I know I want my children to be independent, creative thinkers, and good problem solvers. In working with parents daily, I know this is your goal too. But how do we get there? How can we turn our daily interactions into opportunities for building these skills that they will need in their adolescence, their young adulthood, and in life?
We all love our children and want to give them a life that is comfortable and happy. But is our job really to create that much comfort? Shouldn’t we give our children opportunities to fail and try again while they are still under our roof?
Ask Questions; Answer a Question With a Question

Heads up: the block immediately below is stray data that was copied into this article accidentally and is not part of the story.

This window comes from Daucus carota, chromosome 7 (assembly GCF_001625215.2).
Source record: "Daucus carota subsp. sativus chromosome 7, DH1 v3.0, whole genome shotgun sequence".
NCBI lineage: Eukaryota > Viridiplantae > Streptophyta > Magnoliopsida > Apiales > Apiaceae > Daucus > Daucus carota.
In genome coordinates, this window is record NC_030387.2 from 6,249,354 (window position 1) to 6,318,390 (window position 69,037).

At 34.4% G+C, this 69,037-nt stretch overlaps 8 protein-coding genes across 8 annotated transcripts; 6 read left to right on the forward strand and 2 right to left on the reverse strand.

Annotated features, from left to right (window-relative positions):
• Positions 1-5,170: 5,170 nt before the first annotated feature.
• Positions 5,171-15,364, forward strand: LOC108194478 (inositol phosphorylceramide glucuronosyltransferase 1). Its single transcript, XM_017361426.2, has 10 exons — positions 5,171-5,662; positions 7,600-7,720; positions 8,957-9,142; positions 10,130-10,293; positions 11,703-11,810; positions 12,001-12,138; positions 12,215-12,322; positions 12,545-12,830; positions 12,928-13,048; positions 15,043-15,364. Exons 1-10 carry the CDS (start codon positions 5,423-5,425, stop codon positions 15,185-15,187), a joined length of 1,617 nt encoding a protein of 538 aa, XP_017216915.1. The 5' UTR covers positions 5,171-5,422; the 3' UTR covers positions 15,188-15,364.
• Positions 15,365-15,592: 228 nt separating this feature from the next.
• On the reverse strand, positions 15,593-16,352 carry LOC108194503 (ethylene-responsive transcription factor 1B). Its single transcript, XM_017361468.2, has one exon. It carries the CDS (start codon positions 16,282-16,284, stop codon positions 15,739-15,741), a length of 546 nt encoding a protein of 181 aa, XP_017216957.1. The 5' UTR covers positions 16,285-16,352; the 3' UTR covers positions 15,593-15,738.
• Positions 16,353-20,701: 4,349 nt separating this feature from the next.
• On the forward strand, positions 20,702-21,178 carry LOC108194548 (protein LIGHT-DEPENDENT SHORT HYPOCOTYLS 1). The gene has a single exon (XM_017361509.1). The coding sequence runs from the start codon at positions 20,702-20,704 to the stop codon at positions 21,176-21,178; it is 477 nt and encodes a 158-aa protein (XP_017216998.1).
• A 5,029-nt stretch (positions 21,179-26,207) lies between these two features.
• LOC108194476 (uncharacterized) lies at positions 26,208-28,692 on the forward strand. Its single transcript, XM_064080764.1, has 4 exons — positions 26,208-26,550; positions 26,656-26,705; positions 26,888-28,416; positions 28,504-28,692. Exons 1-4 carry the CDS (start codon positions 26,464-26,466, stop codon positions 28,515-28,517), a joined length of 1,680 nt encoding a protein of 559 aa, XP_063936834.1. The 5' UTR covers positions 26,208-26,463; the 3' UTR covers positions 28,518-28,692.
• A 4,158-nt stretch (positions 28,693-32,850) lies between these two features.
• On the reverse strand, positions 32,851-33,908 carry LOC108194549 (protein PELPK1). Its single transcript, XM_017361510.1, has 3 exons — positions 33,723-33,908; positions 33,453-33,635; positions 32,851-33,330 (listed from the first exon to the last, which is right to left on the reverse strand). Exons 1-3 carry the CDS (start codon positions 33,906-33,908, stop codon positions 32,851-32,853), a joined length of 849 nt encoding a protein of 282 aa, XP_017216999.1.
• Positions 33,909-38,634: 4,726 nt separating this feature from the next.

When our children are younger, we give them much direction and tell them how to do things. As they get older, our job is to direct them, but not tell them how to do it. This is challenging, because I know I think, “This will be hard for him,” “It will take less time if I just do it for her,” or “I just don’t have time for the arguing or yelling.” But then where are the opportunities for our children to practice the skills they need?
Instead of saying, “Start your homework at 3:30 p.m.,” ask, “When will you start your homework?”
Instead of saying, “Start with your math homework; it’s the easiest,” ask, “Which homework assignment do you want to tackle first? Easiest or hardest?”
Instead of answering the question, “How do I start this paper?” ask, “What’s your thesis or theme?”
Instead of giving directives, ask questions. For teenagers, it gives them the perception of being in control, which is exactly what they want. Even though you are guiding the thought process to reach the conclusions, their perception is that they figured it out, which is great too!
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